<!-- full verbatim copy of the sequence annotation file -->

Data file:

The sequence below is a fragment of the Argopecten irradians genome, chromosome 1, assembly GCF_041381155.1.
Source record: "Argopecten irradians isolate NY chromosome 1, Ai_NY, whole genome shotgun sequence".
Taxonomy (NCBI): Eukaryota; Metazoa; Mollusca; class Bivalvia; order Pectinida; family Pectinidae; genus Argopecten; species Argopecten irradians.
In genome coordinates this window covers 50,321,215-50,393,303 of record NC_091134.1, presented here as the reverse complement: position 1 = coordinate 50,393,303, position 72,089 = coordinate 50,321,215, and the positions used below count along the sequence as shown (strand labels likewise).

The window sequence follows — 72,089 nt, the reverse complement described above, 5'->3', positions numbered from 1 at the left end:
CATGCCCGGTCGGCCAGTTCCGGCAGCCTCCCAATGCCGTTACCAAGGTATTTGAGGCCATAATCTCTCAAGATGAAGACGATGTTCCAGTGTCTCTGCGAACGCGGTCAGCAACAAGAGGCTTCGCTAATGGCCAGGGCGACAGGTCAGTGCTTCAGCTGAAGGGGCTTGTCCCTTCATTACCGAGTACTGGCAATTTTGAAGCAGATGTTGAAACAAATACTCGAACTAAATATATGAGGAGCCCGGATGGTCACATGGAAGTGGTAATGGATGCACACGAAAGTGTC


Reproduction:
The sequence below is a fragment of the Argopecten irradians genome, chromosome 1, assembly GCF_041381155.1.
Source record: "Argopecten irradians isolate NY chromosome 1, Ai_NY, whole genome shotgun sequence".
Taxonomy (NCBI): Eukaryota; Metazoa; Mollusca; class Bivalvia; order Pectinida; family Pectinidae; genus Argopecten; species Argopecten irradians.
In genome coordinates this window covers 50,321,215-50,393,303 of record NC_091134.1, presented here as the reverse complement: position 1 = coordinate 50,393,303, position 72,089 = coordinate 50,321,215, and the positions used below count along the sequence as shown (strand labels likewise).

The window sequence follows — 72,089 nt, the reverse complement described above, 5'->3', positions numbered from 1 at the left end:
CATGCCCGGTCGGCCAGTTCCGGCAGCCTCCCAATGCCGTTACCAAGGTATTTGAGGCCATAATCTCTCAAGATGAAGACGATGTTCCAGTGTCTCTGCGAACGCGGTCAGCAACAAGAGGCTTCGCTAATGGCCAGGGCGACAGGTCAGTGCTTCAGCTGAAGGGGCTTGTCCCTTCATTACCGAGTACTGGCAATTTTGAAGCAGATGTTGAAACAAATACTCGAACTAAATATATGAGGAGCCCGGATGGTCACATGGAAGTGGTAATGGATGCACACGAAAGTGTC